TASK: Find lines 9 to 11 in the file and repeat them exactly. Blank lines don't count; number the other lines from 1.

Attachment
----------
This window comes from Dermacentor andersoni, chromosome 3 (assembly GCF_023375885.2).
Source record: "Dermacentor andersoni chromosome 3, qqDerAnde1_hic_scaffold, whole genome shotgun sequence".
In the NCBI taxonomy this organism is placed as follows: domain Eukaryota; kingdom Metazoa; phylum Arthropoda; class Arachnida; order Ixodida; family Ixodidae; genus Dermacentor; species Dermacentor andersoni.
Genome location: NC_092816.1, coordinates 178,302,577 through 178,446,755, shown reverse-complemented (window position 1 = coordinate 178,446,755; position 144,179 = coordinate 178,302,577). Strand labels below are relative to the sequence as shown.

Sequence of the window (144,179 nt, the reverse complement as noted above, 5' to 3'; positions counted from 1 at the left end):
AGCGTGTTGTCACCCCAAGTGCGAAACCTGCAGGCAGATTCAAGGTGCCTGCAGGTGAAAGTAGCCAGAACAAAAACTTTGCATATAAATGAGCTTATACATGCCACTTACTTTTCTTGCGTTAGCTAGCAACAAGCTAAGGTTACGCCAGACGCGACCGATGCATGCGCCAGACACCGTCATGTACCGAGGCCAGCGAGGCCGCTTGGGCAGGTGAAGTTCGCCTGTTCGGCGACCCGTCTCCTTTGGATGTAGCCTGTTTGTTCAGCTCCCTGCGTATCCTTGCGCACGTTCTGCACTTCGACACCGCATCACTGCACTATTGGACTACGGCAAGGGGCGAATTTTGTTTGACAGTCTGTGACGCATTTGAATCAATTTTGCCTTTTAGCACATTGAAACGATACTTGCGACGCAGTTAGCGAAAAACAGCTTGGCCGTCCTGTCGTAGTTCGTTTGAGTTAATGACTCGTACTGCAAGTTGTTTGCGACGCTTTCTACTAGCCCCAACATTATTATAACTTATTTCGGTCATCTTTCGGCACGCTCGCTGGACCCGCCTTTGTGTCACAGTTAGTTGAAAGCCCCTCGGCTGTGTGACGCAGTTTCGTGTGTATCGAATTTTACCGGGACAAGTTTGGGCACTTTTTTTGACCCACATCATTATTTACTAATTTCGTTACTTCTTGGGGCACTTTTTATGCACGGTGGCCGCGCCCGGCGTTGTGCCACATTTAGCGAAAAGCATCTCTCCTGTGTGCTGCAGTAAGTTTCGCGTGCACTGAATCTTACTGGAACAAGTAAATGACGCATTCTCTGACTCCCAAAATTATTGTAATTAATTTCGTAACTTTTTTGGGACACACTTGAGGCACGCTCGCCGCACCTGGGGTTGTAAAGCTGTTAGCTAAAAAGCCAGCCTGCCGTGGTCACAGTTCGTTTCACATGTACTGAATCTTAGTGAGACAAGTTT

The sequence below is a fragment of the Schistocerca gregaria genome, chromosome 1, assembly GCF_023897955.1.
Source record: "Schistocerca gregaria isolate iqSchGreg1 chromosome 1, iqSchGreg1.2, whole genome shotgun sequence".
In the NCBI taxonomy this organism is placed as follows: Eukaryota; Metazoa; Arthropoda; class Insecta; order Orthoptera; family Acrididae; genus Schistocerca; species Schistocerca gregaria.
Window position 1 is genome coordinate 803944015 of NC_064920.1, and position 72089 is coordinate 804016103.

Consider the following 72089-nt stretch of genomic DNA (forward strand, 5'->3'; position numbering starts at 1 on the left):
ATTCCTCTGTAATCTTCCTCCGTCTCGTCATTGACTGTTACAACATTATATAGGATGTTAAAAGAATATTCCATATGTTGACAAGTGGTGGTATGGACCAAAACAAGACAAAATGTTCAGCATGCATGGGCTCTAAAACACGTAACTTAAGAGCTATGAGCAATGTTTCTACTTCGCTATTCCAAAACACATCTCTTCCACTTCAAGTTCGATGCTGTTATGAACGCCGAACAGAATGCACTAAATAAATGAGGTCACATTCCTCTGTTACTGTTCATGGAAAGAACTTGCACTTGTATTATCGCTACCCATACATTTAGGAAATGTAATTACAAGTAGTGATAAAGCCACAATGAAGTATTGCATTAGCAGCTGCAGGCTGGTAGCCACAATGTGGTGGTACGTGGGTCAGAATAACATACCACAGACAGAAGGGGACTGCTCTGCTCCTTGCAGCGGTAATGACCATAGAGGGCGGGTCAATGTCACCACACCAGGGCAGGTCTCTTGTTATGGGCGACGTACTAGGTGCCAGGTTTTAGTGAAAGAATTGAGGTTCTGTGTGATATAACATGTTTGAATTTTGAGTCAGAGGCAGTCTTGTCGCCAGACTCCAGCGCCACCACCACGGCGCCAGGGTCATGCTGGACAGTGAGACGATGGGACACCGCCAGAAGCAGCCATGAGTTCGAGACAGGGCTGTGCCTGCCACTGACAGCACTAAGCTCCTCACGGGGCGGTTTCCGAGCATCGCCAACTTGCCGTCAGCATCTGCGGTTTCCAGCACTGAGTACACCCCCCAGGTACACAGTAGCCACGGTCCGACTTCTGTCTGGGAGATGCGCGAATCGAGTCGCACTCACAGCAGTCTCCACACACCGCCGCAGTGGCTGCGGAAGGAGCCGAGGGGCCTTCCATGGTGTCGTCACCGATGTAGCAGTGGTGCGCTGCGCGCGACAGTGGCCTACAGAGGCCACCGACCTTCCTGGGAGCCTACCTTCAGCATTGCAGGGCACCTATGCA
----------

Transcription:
In the NCBI taxonomy this organism is placed as follows: Eukaryota; Metazoa; Arthropoda; class Insecta; order Orthoptera; family Acrididae; genus Schistocerca; species Schistocerca gregaria.
Window position 1 is genome coordinate 803944015 of NC_064920.1, and position 72089 is coordinate 804016103.

Consider the following 72089-nt stretch of genomic DNA (forward strand, 5'->3'; position numbering starts at 1 on the left):